Yesterday, Jean-Philippe and I had a long Skype Video call on the current state of the Malawi nation. He was in his flat in the 14th district of Paris and I was at Manase, Blantyre.Â
Since the service is free, neither Jean-Philippe nor I was worried about the cost. The problem Jean-Philippe expected was load-shedding as electricity experts technically call an electricity blackout.
I told him that for some time now, the frequency and number of blackouts, sorry, load-sheddings has gone down.
â€œThat sounds nice. Malawi is taking off,â€ Jean-Philippe said, smiling into the camera.
â€œBut the bills are harsh,â€ I said.
â€œGood things are expensive!â€ Jean-Philippe retorted.
â€œThe problem is that our incomes have remained the same despite the satanic devaluation. The people in power are taking too long to understand the peopleâ€™s frustrations.â€
Jean-Philippe stared into the camera like someone possessed. He was blinking but did not utter any word. I took the opportunity to go and make a cup of tea. When I returned to the computer to continue the conservation, Jean-Philippe had left. But his computer was on, thus giving me an interior view of part of his flat. I saw a flat-screen TV mounted on the wall, a bar fridge and a bookshelf. Jean-Philippe came back, coffee cup in his right hand.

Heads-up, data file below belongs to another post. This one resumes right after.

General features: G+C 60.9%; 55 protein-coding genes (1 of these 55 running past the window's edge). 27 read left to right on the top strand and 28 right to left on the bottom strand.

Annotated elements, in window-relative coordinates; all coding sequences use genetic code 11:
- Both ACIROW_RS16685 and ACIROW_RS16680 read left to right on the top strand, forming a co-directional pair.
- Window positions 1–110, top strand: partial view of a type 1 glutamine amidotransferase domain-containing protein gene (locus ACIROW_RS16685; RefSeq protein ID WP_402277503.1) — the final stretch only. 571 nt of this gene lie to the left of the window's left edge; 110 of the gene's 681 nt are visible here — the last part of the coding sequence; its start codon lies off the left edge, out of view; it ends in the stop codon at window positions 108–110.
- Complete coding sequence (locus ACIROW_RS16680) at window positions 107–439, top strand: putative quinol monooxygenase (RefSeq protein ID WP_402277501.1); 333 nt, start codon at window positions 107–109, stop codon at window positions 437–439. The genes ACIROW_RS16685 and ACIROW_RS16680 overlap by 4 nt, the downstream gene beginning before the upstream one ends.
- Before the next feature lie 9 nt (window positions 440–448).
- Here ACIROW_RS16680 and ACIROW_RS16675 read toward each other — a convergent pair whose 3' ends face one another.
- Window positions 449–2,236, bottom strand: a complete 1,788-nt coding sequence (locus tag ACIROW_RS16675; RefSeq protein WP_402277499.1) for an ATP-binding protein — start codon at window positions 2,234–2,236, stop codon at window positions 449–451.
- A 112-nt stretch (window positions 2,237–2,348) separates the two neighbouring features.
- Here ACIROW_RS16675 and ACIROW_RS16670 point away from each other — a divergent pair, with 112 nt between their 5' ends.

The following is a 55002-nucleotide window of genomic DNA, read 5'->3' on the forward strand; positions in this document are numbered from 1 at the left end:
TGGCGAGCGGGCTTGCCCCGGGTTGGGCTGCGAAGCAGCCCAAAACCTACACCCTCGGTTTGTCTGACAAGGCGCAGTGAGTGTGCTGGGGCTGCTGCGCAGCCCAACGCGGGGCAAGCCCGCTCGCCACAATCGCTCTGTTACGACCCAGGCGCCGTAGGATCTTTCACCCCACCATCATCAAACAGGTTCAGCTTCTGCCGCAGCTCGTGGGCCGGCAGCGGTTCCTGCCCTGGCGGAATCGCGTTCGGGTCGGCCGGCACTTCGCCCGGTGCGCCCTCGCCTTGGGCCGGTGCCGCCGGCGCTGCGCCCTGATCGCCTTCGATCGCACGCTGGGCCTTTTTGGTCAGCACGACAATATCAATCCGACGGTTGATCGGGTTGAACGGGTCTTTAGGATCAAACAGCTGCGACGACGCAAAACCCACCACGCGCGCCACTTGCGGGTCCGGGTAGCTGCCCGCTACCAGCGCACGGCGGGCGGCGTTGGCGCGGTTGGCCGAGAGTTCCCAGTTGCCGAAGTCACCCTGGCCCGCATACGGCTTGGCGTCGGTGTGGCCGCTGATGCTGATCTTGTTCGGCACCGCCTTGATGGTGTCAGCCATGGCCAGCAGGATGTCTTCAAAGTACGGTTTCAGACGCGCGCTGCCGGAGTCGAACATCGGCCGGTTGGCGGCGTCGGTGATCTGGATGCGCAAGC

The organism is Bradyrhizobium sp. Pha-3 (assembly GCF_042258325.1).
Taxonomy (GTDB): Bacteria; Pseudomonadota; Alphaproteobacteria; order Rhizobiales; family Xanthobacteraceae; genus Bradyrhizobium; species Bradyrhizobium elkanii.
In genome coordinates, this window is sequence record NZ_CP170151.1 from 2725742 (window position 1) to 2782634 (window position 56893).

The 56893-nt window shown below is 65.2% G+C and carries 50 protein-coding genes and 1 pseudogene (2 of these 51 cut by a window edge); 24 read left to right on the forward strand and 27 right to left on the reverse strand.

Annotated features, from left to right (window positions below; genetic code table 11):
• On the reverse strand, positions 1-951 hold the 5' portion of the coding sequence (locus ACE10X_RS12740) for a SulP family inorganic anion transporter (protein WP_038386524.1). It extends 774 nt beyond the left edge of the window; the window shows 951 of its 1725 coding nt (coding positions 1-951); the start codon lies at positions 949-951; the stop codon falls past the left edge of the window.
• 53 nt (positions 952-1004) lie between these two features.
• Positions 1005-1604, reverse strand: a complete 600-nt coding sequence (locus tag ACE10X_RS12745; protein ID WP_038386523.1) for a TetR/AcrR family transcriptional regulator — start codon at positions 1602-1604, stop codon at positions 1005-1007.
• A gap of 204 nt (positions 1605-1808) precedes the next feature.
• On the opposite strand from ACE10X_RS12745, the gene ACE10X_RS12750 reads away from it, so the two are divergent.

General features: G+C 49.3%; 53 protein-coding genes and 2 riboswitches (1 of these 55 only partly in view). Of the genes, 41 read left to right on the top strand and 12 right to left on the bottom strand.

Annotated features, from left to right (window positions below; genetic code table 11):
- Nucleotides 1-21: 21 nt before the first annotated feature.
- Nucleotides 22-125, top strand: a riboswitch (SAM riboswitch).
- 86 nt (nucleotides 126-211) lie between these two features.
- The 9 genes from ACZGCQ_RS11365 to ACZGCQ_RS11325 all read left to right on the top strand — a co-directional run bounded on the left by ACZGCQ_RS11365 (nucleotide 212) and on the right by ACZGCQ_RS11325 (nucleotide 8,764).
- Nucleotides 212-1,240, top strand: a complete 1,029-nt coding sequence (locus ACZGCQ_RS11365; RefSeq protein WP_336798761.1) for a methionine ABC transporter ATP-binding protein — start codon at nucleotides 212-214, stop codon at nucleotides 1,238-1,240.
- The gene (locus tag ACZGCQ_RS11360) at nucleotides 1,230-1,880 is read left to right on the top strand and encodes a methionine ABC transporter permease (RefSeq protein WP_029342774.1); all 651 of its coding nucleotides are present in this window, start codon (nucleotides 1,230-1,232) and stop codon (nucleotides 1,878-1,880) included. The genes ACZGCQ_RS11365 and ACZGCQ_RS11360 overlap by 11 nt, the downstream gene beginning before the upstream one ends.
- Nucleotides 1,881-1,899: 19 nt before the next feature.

â€œYes,â€ he said as he sat down, â€œdid I hear you mention Satan?â€
â€œYes. In Malawi if someone does not see what others see, we say he has been possessed by Satan. You remember the other day when president Bingu wa Mutharika said Malawians were suffering because Satan had sat on the country?â€
â€œYeah. But you cannot compare that period to the present. I left plenty of fuel, forex and smiles.â€
I told Jean-Philippe fuel and forex may be there but the smiles are gone. Having fuel does not make a country happy. Most Malawians, I said, cannot afford the basics of life, which include foodstuffs, water, electricity, charcoal, and even a beer to induce sleep. The drinking joints are empty by 7 pm. Public sector employees, like teachers, nurses and police officers, have not even received the little they are supposed to receive.
â€œDoes that explain why John Kapitu said the government must resign? Has he joined the opposition?â€
â€œI donâ€™t know. But the statement must have pleased the DPP,â€ I said.
â€œDPP! Have their MPs come back?â€
â€œWow! So, what are they saying to their constituents? How do they explain their va-et-vient? Something like â€˜Satan sat on me and I defected, but now that he has freed me I have defected back to my partyâ€™?â€
I laughed. Jean-Philippe sipped his coffee.Â I told him that the said MPs have likely gone back temporarily or physically because they are afraid of losing their seats should the Speaker of Parliament decide to invoke Section 65.
â€œIt is a constitutional provision that regulates MPs from criss-crossing the floor; from one party to another represented in Parliament.â€
â€œI understand. But you seem really frustrated and hopeless. Do you see any light at the end of the tunnel?â€
â€œYes. But the tunnel is too long and the light too faint!â€
â€œOk. Here is what I promise: â€˜I will be back next week to cheer you up!â€™â€